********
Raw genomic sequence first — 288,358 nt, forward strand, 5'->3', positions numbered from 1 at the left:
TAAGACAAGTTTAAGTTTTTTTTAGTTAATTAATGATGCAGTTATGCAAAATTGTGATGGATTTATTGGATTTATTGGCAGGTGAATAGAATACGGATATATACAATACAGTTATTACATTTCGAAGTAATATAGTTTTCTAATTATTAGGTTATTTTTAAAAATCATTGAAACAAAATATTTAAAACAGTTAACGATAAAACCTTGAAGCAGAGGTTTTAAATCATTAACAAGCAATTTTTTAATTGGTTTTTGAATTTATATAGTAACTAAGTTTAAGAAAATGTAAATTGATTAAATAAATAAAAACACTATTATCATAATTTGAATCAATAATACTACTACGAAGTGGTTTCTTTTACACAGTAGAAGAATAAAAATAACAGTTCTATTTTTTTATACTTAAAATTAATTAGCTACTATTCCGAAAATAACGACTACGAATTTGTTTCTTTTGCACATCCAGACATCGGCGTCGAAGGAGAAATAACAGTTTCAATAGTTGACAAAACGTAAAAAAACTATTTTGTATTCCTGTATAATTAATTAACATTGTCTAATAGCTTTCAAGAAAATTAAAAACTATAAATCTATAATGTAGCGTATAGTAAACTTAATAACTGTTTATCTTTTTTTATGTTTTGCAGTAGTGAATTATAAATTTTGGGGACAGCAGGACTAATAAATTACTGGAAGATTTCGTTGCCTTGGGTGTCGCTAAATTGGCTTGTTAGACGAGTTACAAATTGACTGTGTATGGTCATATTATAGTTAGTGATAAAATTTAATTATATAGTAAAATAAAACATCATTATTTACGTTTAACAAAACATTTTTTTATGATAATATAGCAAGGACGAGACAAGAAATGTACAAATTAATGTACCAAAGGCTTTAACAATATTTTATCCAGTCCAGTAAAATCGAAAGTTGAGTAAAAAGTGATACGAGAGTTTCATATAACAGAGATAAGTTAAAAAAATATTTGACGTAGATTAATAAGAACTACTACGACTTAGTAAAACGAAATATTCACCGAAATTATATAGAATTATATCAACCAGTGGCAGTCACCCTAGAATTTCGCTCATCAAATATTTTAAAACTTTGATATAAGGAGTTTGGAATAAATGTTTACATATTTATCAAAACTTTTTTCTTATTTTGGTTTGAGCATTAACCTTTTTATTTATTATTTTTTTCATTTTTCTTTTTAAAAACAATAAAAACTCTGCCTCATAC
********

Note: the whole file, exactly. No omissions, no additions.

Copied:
Raw genomic sequence first — 288,358 nt, forward strand, 5'->3', positions numbered from 1 at the left:
TAAGACAAGTTTAAGTTTTTTTTAGTTAATTAATGATGCAGTTATGCAAAATTGTGATGGATTTATTGGATTTATTGGCAGGTGAATAGAATACGGATATATACAATACAGTTATTACATTTCGAAGTAATATAGTTTTCTAATTATTAGGTTATTTTTAAAAATCATTGAAACAAAATATTTAAAACAGTTAACGATAAAACCTTGAAGCAGAGGTTTTAAATCATTAACAAGCAATTTTTTAATTGGTTTTTGAATTTATATAGTAACTAAGTTTAAGAAAATGTAAATTGATTAAATAAATAAAAACACTATTATCATAATTTGAATCAATAATACTACTACGAAGTGGTTTCTTTTACACAGTAGAAGAATAAAAATAACAGTTCTATTTTTTTATACTTAAAATTAATTAGCTACTATTCCGAAAATAACGACTACGAATTTGTTTCTTTTGCACATCCAGACATCGGCGTCGAAGGAGAAATAACAGTTTCAATAGTTGACAAAACGTAAAAAAACTATTTTGTATTCCTGTATAATTAATTAACATTGTCTAATAGCTTTCAAGAAAATTAAAAACTATAAATCTATAATGTAGCGTATAGTAAACTTAATAACTGTTTATCTTTTTTTATGTTTTGCAGTAGTGAATTATAAATTTTGGGGACAGCAGGACTAATAAATTACTGGAAGATTTCGTTGCCTTGGGTGTCGCTAAATTGGCTTGTTAGACGAGTTACAAATTGACTGTGTATGGTCATATTATAGTTAGTGATAAAATTTAATTATATAGTAAAATAAAACATCATTATTTACGTTTAACAAAACATTTTTTTATGATAATATAGCAAGGACGAGACAAGAAATGTACAAATTAATGTACCAAAGGCTTTAACAATATTTTATCCAGTCCAGTAAAATCGAAAGTTGAGTAAAAAGTGATACGAGAGTTTCATATAACAGAGATAAGTTAAAAAAATATTTGACGTAGATTAATAAGAACTACTACGACTTAGTAAAACGAAATATTCACCGAAATTATATAGAATTATATCAACCAGTGGCAGTCACCCTAGAATTTCGCTCATCAAATATTTTAAAACTTTGATATAAGGAGTTTGGAATAAATGTTTACATATTTATCAAAACTTTTTTCTTATTTTGGTTTGAGCATTAACCTTTTTATTTATTATTTTTTTCATTTTTCTTTTTAAAAACAATAAAAACTCTGCCTCATAC